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The Mighty Mississippi

During Thanksgiving week, I spent almost every day on a deer stand a few hundred yards from the Mississippi River in our hunting club 20 miles west of Cleveland in the Delta. The gentle constant hum of the river boats going up and down the river, the beauty of the river and of the woods this time of the year, and the peacefulness of it all was a million miles away from my daily stressful routine.
Photo courtesy of www.tourist-destinations.com
Photo courtesy of www.tourist-destinations.com

As I sat there, it occurred to me that we in the Mississippi Delta probably don’t know as much about the history of this great river as we should.

Many might be surprised to know that that 42% of this country’s run-off water flows right down the Mississippi next to the Delta.
The Mississippi River starts in northern Minnesota and runs for 2,530 miles to the Gulf of Mexico. With its many tributaries, the Mississippi’s watershed drains all or parts of 31 US states and two Canadian provinces between the Rocky and Appalachian Mountains. The Mississippi ranks as the fourth longest and tenth largest river in the world.
Native Americans were the first to live on the river. Most were hunter-gatherers, but some, such as the Mound builders, formed prolific agricultural societies and today some of their artifacts can be found on the sandbars. Europeans were the next group to utilize the river sailing up and down the river settling in America. In fact, Hernando DeSoto’s body was dumped into the river somewhere north of Clarksdale after his death to illness.

The first settlers in my neck of the woods, Bolivar County, arrived on Concordia Landing, just north of Gunnison. These early pioneers settled up and down the river in our county between Gunnison and Benoit. The old town of Prentiss, one of the county’s first settlements was located on the river near present day Merigold Hunting Club. Prentiss was shelled during the Civil War and a few years after that the river changed courses cutting its path through Prentiss. The town was lost until the 1950s when the river was at an all time low and some of the Prentiss reappeared in the river banks.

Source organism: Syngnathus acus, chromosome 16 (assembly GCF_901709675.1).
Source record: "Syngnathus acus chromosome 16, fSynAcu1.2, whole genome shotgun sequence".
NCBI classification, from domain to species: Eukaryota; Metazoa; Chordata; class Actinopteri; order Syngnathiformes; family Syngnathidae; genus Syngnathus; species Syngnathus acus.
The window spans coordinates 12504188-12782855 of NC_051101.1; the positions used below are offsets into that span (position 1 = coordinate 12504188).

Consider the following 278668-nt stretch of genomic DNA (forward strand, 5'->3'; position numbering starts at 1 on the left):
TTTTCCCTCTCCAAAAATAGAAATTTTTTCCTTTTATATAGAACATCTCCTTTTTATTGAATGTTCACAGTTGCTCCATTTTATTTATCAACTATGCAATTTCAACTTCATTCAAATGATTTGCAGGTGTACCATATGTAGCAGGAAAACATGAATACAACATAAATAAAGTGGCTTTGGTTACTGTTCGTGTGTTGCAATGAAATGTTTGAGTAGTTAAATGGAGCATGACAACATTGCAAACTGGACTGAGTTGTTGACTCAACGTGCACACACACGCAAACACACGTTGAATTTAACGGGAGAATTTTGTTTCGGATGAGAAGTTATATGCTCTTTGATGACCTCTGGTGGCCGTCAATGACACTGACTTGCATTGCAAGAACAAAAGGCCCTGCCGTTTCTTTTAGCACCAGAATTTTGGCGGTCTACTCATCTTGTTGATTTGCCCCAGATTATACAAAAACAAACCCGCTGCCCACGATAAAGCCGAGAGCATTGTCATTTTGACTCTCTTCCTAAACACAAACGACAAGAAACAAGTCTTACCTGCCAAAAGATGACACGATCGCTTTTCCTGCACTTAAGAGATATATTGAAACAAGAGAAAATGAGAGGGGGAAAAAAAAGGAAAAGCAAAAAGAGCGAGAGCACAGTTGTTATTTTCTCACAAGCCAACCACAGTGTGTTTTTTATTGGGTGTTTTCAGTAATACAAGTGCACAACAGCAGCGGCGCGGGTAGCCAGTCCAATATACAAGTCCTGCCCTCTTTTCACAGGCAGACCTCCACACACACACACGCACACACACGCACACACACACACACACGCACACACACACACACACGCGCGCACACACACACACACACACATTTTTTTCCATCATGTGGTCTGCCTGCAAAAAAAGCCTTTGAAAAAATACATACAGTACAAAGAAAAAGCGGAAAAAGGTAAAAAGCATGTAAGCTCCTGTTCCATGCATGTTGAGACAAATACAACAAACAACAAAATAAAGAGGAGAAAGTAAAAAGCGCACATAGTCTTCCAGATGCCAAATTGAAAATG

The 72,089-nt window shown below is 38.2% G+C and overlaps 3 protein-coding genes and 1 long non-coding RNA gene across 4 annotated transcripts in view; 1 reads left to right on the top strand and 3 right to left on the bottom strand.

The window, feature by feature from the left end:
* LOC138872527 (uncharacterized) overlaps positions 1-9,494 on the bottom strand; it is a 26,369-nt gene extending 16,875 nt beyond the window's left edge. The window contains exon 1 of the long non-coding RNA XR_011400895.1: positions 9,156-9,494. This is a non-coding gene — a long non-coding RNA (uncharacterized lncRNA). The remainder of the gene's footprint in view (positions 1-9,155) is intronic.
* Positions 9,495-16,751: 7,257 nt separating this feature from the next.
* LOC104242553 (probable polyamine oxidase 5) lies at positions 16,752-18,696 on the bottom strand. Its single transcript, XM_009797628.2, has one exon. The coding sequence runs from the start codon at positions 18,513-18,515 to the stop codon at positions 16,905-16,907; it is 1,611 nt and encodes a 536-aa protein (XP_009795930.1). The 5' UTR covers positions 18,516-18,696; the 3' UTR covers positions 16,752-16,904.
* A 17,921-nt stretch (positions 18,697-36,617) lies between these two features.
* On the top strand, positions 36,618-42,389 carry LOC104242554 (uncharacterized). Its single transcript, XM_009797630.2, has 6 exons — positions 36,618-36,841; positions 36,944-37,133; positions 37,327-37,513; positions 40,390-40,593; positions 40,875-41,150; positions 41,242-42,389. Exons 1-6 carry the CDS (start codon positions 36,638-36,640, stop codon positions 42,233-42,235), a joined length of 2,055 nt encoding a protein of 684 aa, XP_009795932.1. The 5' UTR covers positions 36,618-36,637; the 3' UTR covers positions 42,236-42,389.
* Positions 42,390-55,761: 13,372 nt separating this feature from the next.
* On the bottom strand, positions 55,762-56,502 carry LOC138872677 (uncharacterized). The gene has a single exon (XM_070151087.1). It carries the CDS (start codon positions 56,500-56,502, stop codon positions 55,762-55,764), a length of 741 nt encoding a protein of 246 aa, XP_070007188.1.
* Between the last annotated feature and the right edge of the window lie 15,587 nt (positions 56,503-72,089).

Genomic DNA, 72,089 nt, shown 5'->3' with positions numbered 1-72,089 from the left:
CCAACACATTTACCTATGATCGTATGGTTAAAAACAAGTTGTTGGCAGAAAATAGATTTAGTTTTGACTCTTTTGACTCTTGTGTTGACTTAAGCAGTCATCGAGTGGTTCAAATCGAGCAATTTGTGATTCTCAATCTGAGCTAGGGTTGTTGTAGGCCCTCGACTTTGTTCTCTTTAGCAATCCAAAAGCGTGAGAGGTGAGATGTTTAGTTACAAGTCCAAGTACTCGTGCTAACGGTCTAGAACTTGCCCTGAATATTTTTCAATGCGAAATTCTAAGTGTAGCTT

During the Civil War the Mississippi River’s capture by Union forces marked a turning point in the conflict for the Union because of the river’s importance as a trade route and travel for the Confederacy.

The Mighty Mississippi River
The Mighty Mississippi River

Many great Americans have traveled on the river passing right by Bolivar County from Abraham Lincoln to Mark Twain, to US presidents, titans of industry and other notable Americans. In fact, Twain often stopped in Bolivar County when traveling on the river in order to visit Bolivar County historic figure, Charles Clark, at Clark’s old home located outside of Beulah.

But, perhaps the part of history pertaining to the river we in Bolivar County are most familiar is the Mississippi River Flood of 1927.  In May of 1927, flooding over-topped the levee at Mounds Landing near Winterville causing it to break. To give an example of the magnitude of this break, the water rushing in was more than double the water volume of Niagara Falls. The break flooded 27,000 square miles of the Delta and in our county the water stopped on the edge of Cleveland. The water flooded an area 50 miles wide and more than 99 miles long in the Delta.

There is much history in the Mississippi Delta and so much history connected to the Mississippi River.  A lot to think about and I sure did while waiting for that elusive buck to appear near my deer stand by the Mississippi during Thanksgiving week.

 – Scott Coopwood is the owner and publisher of Delta Business Journal, Delta Magazine and The Cleveland Current. He can be reached at scott@coopwood.net

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